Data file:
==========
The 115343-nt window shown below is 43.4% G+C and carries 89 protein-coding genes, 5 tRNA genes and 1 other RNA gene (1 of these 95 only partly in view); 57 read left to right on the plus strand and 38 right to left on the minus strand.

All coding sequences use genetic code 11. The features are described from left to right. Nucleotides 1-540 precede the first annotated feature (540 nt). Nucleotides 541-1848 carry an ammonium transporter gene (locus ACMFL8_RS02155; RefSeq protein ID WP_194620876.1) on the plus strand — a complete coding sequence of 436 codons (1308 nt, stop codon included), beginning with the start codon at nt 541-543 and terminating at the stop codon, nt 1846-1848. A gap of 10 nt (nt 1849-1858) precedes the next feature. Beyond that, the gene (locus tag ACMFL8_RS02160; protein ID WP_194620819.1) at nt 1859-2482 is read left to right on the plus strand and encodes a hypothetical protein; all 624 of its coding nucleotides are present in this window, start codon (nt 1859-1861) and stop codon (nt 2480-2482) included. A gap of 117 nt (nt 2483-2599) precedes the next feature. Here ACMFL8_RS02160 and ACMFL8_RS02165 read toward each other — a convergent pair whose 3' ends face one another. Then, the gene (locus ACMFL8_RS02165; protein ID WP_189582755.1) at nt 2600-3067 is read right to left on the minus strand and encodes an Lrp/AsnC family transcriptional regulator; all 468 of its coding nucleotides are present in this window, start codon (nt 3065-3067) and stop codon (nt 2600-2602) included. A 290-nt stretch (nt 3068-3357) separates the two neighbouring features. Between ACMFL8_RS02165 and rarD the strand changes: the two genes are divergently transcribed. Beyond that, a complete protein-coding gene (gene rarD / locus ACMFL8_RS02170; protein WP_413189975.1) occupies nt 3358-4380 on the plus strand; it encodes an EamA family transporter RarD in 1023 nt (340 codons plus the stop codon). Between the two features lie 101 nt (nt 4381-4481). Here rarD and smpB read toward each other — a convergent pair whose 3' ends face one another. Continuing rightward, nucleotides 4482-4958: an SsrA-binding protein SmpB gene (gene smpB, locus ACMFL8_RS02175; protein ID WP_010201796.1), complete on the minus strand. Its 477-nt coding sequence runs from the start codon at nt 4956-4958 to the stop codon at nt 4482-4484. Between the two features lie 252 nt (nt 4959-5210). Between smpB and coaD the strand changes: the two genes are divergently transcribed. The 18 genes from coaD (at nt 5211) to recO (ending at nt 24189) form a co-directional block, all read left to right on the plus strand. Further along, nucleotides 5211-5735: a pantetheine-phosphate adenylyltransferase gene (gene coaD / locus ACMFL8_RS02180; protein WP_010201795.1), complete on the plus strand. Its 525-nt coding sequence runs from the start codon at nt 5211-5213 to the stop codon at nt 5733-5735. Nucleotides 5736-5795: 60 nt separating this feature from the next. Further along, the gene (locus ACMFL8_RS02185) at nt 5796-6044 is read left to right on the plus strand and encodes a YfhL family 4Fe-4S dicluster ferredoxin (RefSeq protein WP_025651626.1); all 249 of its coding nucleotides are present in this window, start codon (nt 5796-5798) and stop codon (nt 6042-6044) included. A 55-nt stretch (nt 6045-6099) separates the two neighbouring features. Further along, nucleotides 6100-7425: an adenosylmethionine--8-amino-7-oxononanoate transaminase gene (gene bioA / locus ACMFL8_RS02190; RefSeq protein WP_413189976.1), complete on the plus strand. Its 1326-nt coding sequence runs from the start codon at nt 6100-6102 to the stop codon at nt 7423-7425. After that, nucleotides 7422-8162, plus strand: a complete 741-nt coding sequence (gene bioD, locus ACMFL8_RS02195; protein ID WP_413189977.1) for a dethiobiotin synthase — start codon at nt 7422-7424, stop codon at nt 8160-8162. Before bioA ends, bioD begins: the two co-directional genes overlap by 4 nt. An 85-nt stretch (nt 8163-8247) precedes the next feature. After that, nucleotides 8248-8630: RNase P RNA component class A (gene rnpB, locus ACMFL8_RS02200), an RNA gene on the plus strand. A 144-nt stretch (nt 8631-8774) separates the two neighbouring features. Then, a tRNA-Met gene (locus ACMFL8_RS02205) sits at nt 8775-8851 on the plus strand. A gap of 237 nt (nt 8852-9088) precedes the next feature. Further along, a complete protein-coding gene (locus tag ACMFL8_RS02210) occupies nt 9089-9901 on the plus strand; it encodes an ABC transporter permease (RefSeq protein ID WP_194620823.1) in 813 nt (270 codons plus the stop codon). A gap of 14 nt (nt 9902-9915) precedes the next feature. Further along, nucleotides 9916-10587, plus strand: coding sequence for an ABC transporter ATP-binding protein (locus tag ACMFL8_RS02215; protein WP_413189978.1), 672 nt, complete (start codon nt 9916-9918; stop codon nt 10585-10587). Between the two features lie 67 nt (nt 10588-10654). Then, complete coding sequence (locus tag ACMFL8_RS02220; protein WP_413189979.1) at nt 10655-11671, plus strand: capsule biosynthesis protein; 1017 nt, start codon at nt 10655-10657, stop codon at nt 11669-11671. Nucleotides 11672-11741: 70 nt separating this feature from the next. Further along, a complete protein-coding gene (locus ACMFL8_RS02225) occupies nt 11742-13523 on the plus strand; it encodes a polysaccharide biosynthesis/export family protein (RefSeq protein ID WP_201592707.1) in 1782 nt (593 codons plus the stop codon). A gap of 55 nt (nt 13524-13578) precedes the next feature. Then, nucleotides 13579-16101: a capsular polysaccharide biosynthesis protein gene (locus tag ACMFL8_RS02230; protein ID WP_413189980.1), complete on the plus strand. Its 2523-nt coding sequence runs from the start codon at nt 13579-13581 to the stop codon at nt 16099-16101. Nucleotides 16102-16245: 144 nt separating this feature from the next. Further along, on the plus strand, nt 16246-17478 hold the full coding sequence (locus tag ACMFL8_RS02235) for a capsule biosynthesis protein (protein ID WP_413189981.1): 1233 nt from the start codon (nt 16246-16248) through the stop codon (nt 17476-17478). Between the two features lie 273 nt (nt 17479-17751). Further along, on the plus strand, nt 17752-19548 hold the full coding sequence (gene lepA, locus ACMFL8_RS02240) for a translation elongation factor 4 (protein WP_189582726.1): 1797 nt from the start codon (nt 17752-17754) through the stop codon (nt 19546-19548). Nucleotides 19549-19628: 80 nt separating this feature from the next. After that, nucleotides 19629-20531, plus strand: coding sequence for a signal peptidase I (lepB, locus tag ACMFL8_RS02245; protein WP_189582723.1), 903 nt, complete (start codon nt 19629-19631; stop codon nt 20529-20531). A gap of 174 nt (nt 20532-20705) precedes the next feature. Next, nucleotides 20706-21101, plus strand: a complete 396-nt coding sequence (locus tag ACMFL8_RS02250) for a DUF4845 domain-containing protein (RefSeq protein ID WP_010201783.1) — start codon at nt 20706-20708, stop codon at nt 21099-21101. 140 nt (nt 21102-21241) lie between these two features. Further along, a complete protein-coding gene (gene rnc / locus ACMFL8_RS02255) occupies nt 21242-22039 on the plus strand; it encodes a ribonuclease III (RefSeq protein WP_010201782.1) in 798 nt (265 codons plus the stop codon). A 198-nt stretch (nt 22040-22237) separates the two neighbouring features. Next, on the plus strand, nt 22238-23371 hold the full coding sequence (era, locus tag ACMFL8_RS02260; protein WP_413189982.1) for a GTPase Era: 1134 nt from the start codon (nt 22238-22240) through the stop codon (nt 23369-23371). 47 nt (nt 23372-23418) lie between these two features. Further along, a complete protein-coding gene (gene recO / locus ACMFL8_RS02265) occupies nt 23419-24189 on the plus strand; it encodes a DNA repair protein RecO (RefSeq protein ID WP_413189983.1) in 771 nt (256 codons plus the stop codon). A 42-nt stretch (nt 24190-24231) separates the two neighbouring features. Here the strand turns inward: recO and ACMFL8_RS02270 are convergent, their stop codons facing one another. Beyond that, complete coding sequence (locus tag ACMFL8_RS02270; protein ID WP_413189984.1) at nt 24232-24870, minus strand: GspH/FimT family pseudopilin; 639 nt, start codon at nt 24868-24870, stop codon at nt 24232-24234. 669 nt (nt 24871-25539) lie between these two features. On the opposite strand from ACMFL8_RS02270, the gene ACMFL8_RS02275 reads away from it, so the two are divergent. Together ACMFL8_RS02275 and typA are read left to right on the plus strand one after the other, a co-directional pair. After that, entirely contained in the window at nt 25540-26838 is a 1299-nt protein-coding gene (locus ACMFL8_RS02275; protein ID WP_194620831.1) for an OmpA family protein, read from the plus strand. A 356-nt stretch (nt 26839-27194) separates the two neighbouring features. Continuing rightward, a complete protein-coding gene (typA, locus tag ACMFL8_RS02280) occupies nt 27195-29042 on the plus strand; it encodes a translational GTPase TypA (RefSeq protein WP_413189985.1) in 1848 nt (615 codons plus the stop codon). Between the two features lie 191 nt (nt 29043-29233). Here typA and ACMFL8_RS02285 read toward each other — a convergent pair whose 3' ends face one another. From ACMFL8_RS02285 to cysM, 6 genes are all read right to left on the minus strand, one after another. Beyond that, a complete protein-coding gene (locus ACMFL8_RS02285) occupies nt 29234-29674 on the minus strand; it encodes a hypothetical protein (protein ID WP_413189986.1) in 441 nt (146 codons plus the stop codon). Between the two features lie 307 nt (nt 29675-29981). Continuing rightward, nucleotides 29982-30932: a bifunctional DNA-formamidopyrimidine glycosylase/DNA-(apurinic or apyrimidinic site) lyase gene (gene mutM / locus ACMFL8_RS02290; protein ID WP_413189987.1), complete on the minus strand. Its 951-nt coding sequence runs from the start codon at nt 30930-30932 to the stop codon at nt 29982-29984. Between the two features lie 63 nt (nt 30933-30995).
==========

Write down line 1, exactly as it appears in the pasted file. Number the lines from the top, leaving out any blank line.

The 115343-nt window shown below is 43.4% G+C and carries 89 protein-coding genes, 5 tRNA genes and 1 other RNA gene (1 of these 95 only partly in view); 57 read left to right on the plus strand and 38 right to left on the minus strand.